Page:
I’d lived with sit-ups as the only tool in my arsenal for training my midsection until my first day of organized weight training for the high school swim team. It was at that point that I was introduced to the crunch as a replacement movement. As Coach Harding demonstrated his expectations for what constituted an acceptable crunch, and then explained that we should perform as many as we could in the 30 seconds he was allotting us before we switched movements, my teenage brain interpreted his instructions as an invitation to sloppily sprint my way through as many reps as I possibly could until he blew the whistle to signal the switch.
At some point in my brief high school athletic career, I decided that crunches were just lazy sit-ups, and while everyone else on the team may have been content to do regular crunches, I had to take it upon myself — as a self-appointed leader and example-setter for the team — to do full sit-ups as a way of showcasing that I demanded better of myself, and therefore they should have done so as well. After all, sit-ups involved far more movement than crunches, and to my way of thinking, that automatically made them more difficult, and therefore a better showcase for my brawn.
So here’s the question: Was I right? Are sit-ups better than crunches? Does all of that extra movement equate to sit-ups being a better overall exercise? Or was I an unwitting victim of my own desperate desire to look like a hero?
That’s a lot of questions! First of all, what’s the difference between a crunch and a sit-up?
Knowing the differences in form and function between crunches and sit-ups is very beneficial to you as you walk the precarious path to fitness knowledge, because you can apply it to several other muscles, and you’ll understand why some exercises are more optimal than others depending on what you’re training for.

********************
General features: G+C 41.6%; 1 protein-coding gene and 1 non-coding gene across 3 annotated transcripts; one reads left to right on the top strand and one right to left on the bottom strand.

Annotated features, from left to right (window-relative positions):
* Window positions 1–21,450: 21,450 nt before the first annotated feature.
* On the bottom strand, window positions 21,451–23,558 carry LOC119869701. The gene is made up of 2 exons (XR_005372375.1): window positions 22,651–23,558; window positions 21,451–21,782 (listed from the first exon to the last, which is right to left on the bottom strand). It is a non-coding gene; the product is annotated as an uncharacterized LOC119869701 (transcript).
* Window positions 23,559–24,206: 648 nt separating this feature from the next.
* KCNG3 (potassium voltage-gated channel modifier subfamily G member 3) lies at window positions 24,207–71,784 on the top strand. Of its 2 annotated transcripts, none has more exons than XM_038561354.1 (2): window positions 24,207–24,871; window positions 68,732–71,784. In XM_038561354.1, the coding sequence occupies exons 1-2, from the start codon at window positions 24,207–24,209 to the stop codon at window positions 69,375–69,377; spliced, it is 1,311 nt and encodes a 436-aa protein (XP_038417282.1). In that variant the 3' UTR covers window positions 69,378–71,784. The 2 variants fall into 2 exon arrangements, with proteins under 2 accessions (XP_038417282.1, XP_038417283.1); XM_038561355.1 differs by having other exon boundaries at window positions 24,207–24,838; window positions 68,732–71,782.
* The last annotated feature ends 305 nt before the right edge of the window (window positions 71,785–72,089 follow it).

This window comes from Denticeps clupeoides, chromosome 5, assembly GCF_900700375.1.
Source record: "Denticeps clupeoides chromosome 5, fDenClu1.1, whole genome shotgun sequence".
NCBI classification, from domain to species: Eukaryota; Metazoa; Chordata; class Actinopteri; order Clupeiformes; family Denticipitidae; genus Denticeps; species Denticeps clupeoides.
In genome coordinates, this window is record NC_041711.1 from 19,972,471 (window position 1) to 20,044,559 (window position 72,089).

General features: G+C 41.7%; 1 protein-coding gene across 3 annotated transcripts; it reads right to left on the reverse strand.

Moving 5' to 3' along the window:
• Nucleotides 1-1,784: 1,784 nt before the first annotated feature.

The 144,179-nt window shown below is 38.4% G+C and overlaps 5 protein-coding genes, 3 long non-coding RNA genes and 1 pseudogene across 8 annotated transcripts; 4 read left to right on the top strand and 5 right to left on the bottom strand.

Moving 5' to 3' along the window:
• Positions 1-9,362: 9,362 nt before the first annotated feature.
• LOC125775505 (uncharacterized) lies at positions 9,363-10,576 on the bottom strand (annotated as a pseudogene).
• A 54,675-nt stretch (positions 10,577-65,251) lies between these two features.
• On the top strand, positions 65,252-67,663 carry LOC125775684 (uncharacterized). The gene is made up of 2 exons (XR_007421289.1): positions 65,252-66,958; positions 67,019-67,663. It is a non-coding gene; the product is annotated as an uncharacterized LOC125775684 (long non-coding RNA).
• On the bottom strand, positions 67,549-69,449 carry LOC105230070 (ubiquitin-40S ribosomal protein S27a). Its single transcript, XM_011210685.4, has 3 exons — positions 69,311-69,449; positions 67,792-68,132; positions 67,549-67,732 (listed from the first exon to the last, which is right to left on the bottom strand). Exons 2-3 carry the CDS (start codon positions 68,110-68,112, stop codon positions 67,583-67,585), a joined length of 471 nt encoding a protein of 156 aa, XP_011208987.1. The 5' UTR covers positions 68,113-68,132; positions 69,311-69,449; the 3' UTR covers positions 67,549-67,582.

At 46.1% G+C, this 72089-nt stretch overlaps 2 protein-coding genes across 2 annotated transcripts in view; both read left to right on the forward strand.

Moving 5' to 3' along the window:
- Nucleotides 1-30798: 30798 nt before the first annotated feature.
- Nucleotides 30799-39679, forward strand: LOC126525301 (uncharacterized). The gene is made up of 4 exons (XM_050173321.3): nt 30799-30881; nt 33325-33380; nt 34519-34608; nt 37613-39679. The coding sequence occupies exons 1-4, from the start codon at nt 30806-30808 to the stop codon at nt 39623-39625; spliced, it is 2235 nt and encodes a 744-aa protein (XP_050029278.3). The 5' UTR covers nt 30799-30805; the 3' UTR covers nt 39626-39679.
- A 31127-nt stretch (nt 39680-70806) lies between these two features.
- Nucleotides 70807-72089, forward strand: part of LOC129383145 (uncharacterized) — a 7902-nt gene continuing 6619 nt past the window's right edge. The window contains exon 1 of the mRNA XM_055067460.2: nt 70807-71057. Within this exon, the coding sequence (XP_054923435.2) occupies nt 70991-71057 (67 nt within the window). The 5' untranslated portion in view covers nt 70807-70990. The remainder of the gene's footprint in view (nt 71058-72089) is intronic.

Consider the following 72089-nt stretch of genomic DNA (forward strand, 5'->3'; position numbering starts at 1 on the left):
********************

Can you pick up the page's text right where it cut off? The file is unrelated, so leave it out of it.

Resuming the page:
Crunches emerged by that name in the late 1970s and early 1980s as an exercise that was alternatingly described as “advanced” or “basic” depending upon who was offering the description. Until it gained widespread recognition, the crunch was often appended in such a way that it was referred to as a “sit-up crunch,” a “crunch sit-up,” or even a “quarter sit-up” or a “half sit-up.” It was well into the 1990s before crunches were sufficiently recognizable as a movement all their own and were able to fully distinguish themselves from sit-ups.
The basic movement of a crunch involves keeping your lower back on the floor, and contracting your abdominal muscles in such a way that it causes you to bend just below your sternum as you push your chin, shoulders, chest and everything above the midline skyward. When you release the contraction, your shoulder blades slowly return to the floor. Done properly, the crunch will allow you to repeatedly contract the muscles of your abdominals, pumping blood into them, and shaping them in a way that will leave them looking well-defined and shapely, but not particularly large.
Ideally, the initial motion of the sit-up would mirror the entire crunch movement. However, the sit-up goes an additional step of recruiting your hip flexors to pull your upper body completely off the ground. Depending on the position you’re in and how your feet are anchored, you may even find yourself leaning forward to such an extent that your abdominals cease to contract.
Regardless, sit-ups can be clumsily defined as crunches with additional recruitment from the hip flexors, which may be of beneficial assistance if you’re hoping to use a sit-up as a literal training tool to condition yourself to move from a supine position to a seated position before you rise and lift yourself up from the ground.
So which exercise should I do?
I hate to say this, because I absolutely adore sit-ups, but there are compelling, logical arguments to be made that no one should ever do sit-ups under any circumstances. Straight out of the gate, sit-ups promote excessive curvature of the spine, so executing them runs the risk of damaging discs in your back.
Every time you perform a sit-up, you overload your spine with unforgiving compressive forces that can ultimately lead to serious spinal damage. Also, there are far safer ways to train your hip flexors in general, including several different leg exercises. There are even ways to train your hip flexors in conjunction with your abdominals that are far safer, including leg raises, and hanging leg raises. Again, I wish this wasn’t the case, but sit-ups are virtually impossible to execute safely.
The good news is, sit-ups aren’t an essential training movement. Crunches are simpler, safer and arguably more effective when it comes to building the sort of abs you’re looking for. So even if crunches did ironically start off being defined as 25 percent of a sit-up, they’ve proven themselves to be 100 percent superior for the long-term health of your back.